Yes, you would certainly be forgiven for thinking that were one to find oneself on the wrong end of any of the various rogues’ gallery of Bat-villains, that the porky little pensioner with the protruding proboscis would be the one who you would have half a chance of escaping unscathed from. Not so, not so, as this chilling tale makes all too painful clear for the Penguin is a man who believes in revenge best served blast-chilled at veritably Antarctic temperatures, so cross him at your peril. He’ll pick your life apart piece by piece, leaving you a gibbering wreck, without leaving so much as a flipper of evidence to indicate he’s the one taking quietly sadistic pleasure in your mental destruction. Your savings will mysteriously disappear, evidence will be planted at your workplace that you are a vile pervert, loved ones will die inexplicably and horrifically, and what’s worst is this will all have happened in the few minutes whilst the Penguin is recounting it to you, morsel by morsel. Scarce wonder therefore that most then choose to end their own lives shortly thereafter.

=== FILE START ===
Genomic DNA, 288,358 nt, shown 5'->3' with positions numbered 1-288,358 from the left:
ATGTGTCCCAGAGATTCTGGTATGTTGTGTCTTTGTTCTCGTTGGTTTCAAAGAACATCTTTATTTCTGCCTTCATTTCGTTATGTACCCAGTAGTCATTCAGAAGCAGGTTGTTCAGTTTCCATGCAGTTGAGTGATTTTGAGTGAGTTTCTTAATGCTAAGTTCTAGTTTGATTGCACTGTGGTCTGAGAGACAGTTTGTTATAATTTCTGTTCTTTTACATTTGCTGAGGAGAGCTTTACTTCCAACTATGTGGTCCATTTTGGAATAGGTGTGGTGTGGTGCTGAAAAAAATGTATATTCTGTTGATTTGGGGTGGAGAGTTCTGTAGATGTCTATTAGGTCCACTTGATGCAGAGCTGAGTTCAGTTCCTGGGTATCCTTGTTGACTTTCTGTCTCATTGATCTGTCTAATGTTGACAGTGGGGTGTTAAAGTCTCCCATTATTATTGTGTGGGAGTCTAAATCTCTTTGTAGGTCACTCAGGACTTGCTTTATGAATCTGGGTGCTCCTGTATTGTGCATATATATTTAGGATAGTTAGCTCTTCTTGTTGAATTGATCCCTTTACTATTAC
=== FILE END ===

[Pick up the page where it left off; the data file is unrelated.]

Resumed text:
Yes, you’ll certainly not be thinking of Oswald Cobblepot in the same light after this story in which, when he’s got a spare minute from wreaking destruction upon innocents who he believes have slighted him, we learn more about how he became the tough old bird he is now. It’s a heart-rending story but you’ll find it rather difficult to have much sympathy for him by the end. I actually enjoyed this just as much as the classic Azzarello & Bermejo THE JOKER, which is saying something.
Uncanny X-Men vol 3 h/c (£14-99, Marvel) by Kieron Gillen & Greg Land, Billy Tan, Dustin Weaver.
Ah, dear Mr. Sinister. He’s turned into quite the aesthete and contradiction: you wake until the blast-from-the-past punchline.
This is the first AVENGERS VS X-MEN tie-in to be released, and just the first half of Gillen’s UNCANNY contribution to the event involving a lot of biffing and banging over young, redheaded Hope whom everyone assumes is going to be the receptacle of the Phoenix Force which is heading towards Earth with all the ill omen of Halley’s Comet and an infinitely greater capacity for pestilence and death.
Where this really grows interesting, however, is with the diversion deep below the Earth’s surface where Mister Sinister has created a very different sort of London underground and finding his own top soil infested with Moloids who are simply ruining his lawn.